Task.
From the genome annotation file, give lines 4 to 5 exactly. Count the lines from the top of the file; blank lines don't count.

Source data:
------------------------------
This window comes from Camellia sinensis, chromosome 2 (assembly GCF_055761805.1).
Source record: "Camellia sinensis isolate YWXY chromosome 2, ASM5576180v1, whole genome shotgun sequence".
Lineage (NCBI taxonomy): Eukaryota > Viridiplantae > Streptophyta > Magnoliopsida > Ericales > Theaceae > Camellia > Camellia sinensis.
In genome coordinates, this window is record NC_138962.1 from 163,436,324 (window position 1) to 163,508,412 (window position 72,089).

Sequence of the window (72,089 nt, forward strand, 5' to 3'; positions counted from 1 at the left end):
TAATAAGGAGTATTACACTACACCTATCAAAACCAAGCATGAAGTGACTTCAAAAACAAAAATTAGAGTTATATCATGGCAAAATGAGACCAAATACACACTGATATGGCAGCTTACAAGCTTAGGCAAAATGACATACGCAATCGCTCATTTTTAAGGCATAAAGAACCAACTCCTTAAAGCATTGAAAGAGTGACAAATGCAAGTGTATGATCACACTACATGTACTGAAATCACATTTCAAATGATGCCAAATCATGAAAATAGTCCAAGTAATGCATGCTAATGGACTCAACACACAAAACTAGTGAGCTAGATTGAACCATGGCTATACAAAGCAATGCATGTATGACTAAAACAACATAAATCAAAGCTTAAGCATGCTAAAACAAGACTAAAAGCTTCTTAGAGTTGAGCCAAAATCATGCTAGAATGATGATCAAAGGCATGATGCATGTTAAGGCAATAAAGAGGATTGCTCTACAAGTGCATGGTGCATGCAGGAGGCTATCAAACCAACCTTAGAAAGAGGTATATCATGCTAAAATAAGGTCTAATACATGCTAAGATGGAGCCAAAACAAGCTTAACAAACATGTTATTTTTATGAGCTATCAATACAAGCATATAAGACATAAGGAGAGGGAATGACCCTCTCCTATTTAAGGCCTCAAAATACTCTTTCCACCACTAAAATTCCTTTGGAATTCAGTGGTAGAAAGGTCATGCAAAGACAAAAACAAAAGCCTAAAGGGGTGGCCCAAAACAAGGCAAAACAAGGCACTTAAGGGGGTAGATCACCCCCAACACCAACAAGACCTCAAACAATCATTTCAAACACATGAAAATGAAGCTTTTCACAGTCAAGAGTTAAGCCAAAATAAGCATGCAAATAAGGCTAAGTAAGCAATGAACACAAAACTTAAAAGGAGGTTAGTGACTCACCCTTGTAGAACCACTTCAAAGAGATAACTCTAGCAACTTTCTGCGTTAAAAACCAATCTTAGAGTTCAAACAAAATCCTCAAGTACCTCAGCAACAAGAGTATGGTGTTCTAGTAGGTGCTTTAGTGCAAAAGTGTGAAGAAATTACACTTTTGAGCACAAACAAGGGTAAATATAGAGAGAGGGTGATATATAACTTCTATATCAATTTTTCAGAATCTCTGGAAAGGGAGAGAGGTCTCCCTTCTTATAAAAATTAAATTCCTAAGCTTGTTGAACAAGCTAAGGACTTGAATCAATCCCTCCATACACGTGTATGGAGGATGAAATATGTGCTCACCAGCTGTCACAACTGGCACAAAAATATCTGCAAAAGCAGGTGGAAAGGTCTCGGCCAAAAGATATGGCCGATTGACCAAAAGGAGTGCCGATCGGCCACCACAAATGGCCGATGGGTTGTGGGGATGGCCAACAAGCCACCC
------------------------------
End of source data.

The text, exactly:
In genome coordinates, this window is record NC_138962.1 from 163,436,324 (window position 1) to 163,508,412 (window position 72,089).

Sequence of the window (72,089 nt, forward strand, 5' to 3'; positions counted from 1 at the left end):